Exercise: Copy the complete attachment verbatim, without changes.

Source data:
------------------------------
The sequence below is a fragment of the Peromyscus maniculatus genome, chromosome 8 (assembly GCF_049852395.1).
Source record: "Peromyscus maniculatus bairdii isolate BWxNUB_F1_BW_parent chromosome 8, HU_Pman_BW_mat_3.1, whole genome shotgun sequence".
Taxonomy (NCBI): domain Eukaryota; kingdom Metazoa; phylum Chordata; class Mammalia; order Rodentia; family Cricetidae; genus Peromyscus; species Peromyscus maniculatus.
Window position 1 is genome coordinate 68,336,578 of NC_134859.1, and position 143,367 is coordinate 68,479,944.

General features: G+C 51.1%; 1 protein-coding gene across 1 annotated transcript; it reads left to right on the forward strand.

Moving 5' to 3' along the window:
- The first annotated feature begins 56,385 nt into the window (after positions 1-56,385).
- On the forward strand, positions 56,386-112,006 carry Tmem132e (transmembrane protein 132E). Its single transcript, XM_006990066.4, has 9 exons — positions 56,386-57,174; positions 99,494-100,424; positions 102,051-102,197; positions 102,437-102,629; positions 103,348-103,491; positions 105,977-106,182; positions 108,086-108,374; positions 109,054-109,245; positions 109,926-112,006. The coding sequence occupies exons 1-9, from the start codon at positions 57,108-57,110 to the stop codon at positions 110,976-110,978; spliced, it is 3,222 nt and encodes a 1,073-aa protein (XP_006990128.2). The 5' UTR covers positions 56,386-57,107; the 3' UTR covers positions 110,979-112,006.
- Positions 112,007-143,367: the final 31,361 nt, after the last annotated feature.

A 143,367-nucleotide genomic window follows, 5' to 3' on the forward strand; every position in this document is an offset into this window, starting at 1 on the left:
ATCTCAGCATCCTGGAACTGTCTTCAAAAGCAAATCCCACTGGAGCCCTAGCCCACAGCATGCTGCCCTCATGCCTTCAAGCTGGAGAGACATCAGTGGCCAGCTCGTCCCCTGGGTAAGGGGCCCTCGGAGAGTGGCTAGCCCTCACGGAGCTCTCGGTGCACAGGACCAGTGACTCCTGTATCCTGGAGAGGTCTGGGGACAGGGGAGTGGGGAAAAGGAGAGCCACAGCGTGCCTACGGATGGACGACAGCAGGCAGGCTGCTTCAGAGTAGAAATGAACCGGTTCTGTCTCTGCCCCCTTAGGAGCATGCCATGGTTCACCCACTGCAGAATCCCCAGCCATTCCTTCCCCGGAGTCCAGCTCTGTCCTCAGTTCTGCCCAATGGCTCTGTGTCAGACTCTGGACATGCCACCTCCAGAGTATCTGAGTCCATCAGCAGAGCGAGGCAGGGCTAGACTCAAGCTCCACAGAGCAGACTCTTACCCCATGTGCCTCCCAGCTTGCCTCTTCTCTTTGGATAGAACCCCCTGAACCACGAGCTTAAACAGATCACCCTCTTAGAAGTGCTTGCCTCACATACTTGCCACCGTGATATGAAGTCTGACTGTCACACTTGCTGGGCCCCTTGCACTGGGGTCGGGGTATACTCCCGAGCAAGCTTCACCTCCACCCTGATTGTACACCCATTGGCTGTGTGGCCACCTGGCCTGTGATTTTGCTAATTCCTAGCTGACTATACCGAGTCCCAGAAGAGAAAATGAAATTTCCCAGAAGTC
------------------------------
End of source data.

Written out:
The sequence below is a fragment of the Peromyscus maniculatus genome, chromosome 8 (assembly GCF_049852395.1).
Source record: "Peromyscus maniculatus bairdii isolate BWxNUB_F1_BW_parent chromosome 8, HU_Pman_BW_mat_3.1, whole genome shotgun sequence".
Taxonomy (NCBI): domain Eukaryota; kingdom Metazoa; phylum Chordata; class Mammalia; order Rodentia; family Cricetidae; genus Peromyscus; species Peromyscus maniculatus.
Window position 1 is genome coordinate 68,336,578 of NC_134859.1, and position 143,367 is coordinate 68,479,944.

General features: G+C 51.1%; 1 protein-coding gene across 1 annotated transcript; it reads left to right on the forward strand.

Moving 5' to 3' along the window:
- The first annotated feature begins 56,385 nt into the window (after positions 1-56,385).
- On the forward strand, positions 56,386-112,006 carry Tmem132e (transmembrane protein 132E). Its single transcript, XM_006990066.4, has 9 exons — positions 56,386-57,174; positions 99,494-100,424; positions 102,051-102,197; positions 102,437-102,629; positions 103,348-103,491; positions 105,977-106,182; positions 108,086-108,374; positions 109,054-109,245; positions 109,926-112,006. The coding sequence occupies exons 1-9, from the start codon at positions 57,108-57,110 to the stop codon at positions 110,976-110,978; spliced, it is 3,222 nt and encodes a 1,073-aa protein (XP_006990128.2). The 5' UTR covers positions 56,386-57,107; the 3' UTR covers positions 110,979-112,006.
- Positions 112,007-143,367: the final 31,361 nt, after the last annotated feature.

A 143,367-nucleotide genomic window follows, 5' to 3' on the forward strand; every position in this document is an offset into this window, starting at 1 on the left:
ATCTCAGCATCCTGGAACTGTCTTCAAAAGCAAATCCCACTGGAGCCCTAGCCCACAGCATGCTGCCCTCATGCCTTCAAGCTGGAGAGACATCAGTGGCCAGCTCGTCCCCTGGGTAAGGGGCCCTCGGAGAGTGGCTAGCCCTCACGGAGCTCTCGGTGCACAGGACCAGTGACTCCTGTATCCTGGAGAGGTCTGGGGACAGGGGAGTGGGGAAAAGGAGAGCCACAGCGTGCCTACGGATGGACGACAGCAGGCAGGCTGCTTCAGAGTAGAAATGAACCGGTTCTGTCTCTGCCCCCTTAGGAGCATGCCATGGTTCACCCACTGCAGAATCCCCAGCCATTCCTTCCCCGGAGTCCAGCTCTGTCCTCAGTTCTGCCCAATGGCTCTGTGTCAGACTCTGGACATGCCACCTCCAGAGTATCTGAGTCCATCAGCAGAGCGAGGCAGGGCTAGACTCAAGCTCCACAGAGCAGACTCTTACCCCATGTGCCTCCCAGCTTGCCTCTTCTCTTTGGATAGAACCCCCTGAACCACGAGCTTAAACAGATCACCCTCTTAGAAGTGCTTGCCTCACATACTTGCCACCGTGATATGAAGTCTGACTGTCACACTTGCTGGGCCCCTTGCACTGGGGTCGGGGTATACTCCCGAGCAAGCTTCACCTCCACCCTGATTGTACACCCATTGGCTGTGTGGCCACCTGGCCTGTGATTTTGCTAATTCCTAGCTGACTATACCGAGTCCCAGAAGAGAAAATGAAATTTCCCAGAAGTC